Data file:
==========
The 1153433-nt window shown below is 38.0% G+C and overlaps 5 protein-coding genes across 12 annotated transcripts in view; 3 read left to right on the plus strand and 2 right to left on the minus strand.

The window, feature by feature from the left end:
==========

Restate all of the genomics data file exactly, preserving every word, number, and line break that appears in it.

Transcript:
The 1153433-nt window shown below is 38.0% G+C and overlaps 5 protein-coding genes across 12 annotated transcripts in view; 3 read left to right on the plus strand and 2 right to left on the minus strand.

The window, feature by feature from the left end: